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Publication numberUS1971634 A
Publication typeGrant
Publication dateAug 28, 1934
Publication numberUS 1971634 A, US 1971634A, US-A-1971634, US1971634 A, US1971634A
InventorsJulian T. Baldwin
Export CitationBiBTeX, EndNote, RefMan
External Links: USPTO, USPTO Assignment, Espacenet
Of producing an oxidized
US 1971634 A
Abstract  available in
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Claims  available in
Description  (OCR text may contain errors)

Patented Aug." 28, 1934 PROCESS? 6F RM 133% PRODUG: AN 012m dim GEL,

Julian T. Bald l out @hcster, la.

No Drawing. Application November 24, 193% Serial No. dl,948. Renew January 24, 19%

i4 Claim.

This invention relates to. material for liquid and plastic coating compositions, and to new products and the procedure for making them. It pertains particularly to dispersions of oil gels,

5 especially highly oxidized oil gels suitable for use as coating compositions either by themselves or incorporated with nitrocellulose lacquers, vinyl ester lacquers, oil varnishes, etc., or as raw materials for synthetic resin manufacture or as liquid vehicles for linoleum ingredients.

when linseed oil or other drying oils dry they form a solid, elastic mass which is called a gel. This gel is considered insoluble. Parts of it may be extracted with powerful solvents, the amount 18 capable of being extracted depending on the degree of hardening or oxidation of the oil, highly oxidized oil gels having less extractible matter than those only partially oxidized.

Oxidized scrim .011 used inlinoleum manul0 facture has only a portion of its matter extractible with powerful solvents, and one of the solution or dispersion suitable as a vehicle for paints, and such paints would dry by evaporation,

largely, since the oil-would be already oxidized.

The paint could then be first dried under scientifically controlled conditions, then applied to the surface to be painted.

It has been discovered that the problem of dis- 40 solving or dispersing-the so-called insoluble oil dispersion of the gel. The finest dispersions or the gel are obtained by the use of vapor pressure, although the gel may be subjected first to mechanical pressure, then to vapor pressure, then again to mechanical pressure, so that the gel is subjected to mechanical pressureboth before and after the vapor pressure treatment. dispersing process is set forth in detail in copending application, Serial No. 497,947, or even date herewith. It is generally desirable to subject the solutions obtained by this process to W further treatment. This consists of applying heat to the residue left alter the evaporation or removal of the dispersing agents or solvents. The heat reaction becomes very rapid at 460" F. and the gel is transformed to an infusible, insoluble solid when oxidized linseed or China-wood oils are used. The reaction is carried out at a lower temperature as 300 1''. to avoid discoloration and decomposition. It is desirable in most cases to stop the. reaction-before the insoluble, infuslble til state is reached. This may be done by cutting with solvent at the proper time. This treatment very greatly increases the resistance of the oil to alkalies or aqueous liquids. The length of time and the temperature required to form the insoluble infusible form depend on the nature of the original oil. With highly oxidized linseed and China-wood oils the time required to make this form is from five to fifteen minutes at 420 F.

At lower temperatures the time increases. Reactive agents as phenols or reactive anti-oxidants up to 5% by weight of the oil may be incorporated with the oil before this hardening process.

The addition of resins during or before the cooking reduces the viscosity of the gelsolutions in 88 most cases. Glyoerine may be added to esterify the free acids.

Since this heat treatment eventually makes an insoluble, lnfusible form, it suggests the use of these dispersed oil gels as moulding plastics.

Other gels besides those which are secured primarily by oxidation may be dispersed by this treatment. Thus oils, including non-drying oils, gelled by sulphur or sulphur chloride may be dispersed by this treatment. China-wood oil 05 gelled by ferric chloride or by heat treatment may be dispersed. Mineral oils are not included within the terms 011" or oil gel" as applied to the present invention. These terms are to be considered as includingjfatty oil material. j The dispersed oil gel may be caused to rcgel by evaporation of the dispersing agent, then it may be further oxidized or hardened and redispersedas before. v I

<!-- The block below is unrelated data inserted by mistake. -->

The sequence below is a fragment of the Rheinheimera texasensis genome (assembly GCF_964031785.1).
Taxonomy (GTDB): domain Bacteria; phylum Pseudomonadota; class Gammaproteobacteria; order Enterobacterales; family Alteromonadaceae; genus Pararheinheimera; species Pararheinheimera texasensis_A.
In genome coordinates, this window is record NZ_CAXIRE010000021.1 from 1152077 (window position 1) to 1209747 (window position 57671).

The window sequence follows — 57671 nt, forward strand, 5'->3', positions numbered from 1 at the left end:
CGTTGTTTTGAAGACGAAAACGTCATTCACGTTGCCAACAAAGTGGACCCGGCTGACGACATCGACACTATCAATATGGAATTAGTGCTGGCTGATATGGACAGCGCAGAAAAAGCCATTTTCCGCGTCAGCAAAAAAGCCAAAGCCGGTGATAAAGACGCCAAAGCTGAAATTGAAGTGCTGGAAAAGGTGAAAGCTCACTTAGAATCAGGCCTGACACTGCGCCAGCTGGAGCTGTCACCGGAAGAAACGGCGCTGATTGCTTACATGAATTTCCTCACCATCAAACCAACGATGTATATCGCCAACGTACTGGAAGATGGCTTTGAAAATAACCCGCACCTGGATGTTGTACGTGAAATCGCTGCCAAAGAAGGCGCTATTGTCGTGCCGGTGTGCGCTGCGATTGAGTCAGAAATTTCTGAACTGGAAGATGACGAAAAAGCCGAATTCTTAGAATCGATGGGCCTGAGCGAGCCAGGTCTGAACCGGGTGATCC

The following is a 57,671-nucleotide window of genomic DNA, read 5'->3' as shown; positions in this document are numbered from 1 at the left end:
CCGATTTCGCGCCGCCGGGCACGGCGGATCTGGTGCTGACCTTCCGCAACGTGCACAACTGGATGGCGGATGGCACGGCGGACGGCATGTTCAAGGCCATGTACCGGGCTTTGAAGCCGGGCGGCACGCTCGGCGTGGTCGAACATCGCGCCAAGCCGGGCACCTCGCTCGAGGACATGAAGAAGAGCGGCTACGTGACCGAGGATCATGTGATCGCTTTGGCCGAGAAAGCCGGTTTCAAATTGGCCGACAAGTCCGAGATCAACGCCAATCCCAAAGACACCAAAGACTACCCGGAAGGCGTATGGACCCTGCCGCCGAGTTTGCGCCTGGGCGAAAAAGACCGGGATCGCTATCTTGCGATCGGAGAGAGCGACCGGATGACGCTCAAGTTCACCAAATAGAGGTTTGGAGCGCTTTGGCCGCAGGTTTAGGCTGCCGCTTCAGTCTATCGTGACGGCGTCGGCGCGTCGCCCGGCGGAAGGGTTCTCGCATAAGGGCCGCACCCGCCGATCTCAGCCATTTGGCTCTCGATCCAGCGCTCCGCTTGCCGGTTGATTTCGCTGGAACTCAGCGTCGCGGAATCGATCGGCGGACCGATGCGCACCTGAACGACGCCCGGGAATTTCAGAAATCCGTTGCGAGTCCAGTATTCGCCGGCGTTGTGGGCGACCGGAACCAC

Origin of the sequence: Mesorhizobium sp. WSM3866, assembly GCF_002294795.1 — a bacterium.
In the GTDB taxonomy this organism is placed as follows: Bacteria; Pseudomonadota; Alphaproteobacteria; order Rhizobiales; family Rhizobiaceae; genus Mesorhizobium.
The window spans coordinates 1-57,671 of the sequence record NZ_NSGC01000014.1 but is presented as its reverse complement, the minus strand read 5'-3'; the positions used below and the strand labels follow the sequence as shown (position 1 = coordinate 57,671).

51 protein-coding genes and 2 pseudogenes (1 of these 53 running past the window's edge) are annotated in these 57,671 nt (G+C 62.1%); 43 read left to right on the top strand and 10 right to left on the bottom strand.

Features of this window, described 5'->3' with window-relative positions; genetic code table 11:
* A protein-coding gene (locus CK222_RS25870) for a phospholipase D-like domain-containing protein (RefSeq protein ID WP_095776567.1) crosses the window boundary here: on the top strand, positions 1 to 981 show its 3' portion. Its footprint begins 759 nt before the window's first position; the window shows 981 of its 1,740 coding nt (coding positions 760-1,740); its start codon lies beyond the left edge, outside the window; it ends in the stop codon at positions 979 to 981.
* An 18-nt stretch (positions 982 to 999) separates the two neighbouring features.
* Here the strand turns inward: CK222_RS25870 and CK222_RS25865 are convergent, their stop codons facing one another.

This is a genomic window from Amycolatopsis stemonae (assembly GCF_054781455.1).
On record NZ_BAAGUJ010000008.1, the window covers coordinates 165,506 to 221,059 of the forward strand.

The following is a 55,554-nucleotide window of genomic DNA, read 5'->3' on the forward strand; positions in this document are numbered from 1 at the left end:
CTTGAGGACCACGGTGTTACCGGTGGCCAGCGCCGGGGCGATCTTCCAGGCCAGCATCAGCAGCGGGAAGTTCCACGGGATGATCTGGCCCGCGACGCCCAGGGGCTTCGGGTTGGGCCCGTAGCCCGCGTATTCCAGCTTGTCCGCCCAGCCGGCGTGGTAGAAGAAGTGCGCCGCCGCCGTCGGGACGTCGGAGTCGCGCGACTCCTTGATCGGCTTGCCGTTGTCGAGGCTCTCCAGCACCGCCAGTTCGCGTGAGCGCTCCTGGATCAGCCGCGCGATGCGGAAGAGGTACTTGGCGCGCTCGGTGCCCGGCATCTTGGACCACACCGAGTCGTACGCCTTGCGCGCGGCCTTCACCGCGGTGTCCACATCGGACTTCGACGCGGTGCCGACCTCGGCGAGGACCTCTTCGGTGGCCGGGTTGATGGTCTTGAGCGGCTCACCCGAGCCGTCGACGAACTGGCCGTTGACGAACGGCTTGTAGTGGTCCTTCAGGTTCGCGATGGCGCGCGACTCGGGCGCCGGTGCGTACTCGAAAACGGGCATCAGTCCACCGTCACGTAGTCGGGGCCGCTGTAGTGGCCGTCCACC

It is an object of this invention to accomplish a further oxidation of an oil gel which has been initially oxidized by mechanical drying processes so as to produce a much more highly oxidized oil having properties similar to them of scrim oil, and-which shall hereinafter be re- 11.

ferred to as secondarily oxidized oil. As a starting material for the production of secondarily oxidized oil either a dried oil in the form of an initial gel, or a dispersed oil gel which has been allowed to regel by evaporation of the dispersing agent, may be employed.

The process with which the present invention is concerned consists in dispersing an oil gel of one of the types described above with dispersing agents such as ethyl alcohol-toluol, ethyl acetate, benzol, ether, acetone and petroleum under pressure, as set forth hereinbefore and also in my copending application Serial No. 497,94'7 of even date herewith, then introducing oxygen under pressure into the dispersion while agitating so as to bring the oxygen in intimate contact with the dispersion. By this procedure an oil oxidized by the ordinary mechanical process of oxidation, hereinafter referred to as "mechanical oil may be much more highly oxidized so that it will replace, in its properties, oil oxidized by the scrim proc- "ess. The mechanical process of oxidation takes twelve hours and the scrim process takes about are heated in a pressure vessel made of alloy or other material which'is acid-resistant at 230 F. and 4 atmospheres pressure until the oil is dissolved. Then 1% of the weight of the oil of lead metal as fused lead resinate is added, and

oxygen, or air, is introduced into the pressure vessel using a pressureof 300 lbs. per square inch and the vessel is cooled when the temperature goes over 250 F. The use of oxygen is preferable to that of air, since with air an escape valve is necessary so'that the nitrogen remaining after the absorption of the oxygen by the oil may be expelled. This leads to a waste of dispersing agent. The resulting dispersion of highly oxidized'oil in carbon tetrachloride may be used as an ingredient in protective coatings, in spraying linoleum, etc. Or the dispersing agent may be distilled off and the residue used as a plastic ingredient in linoleum.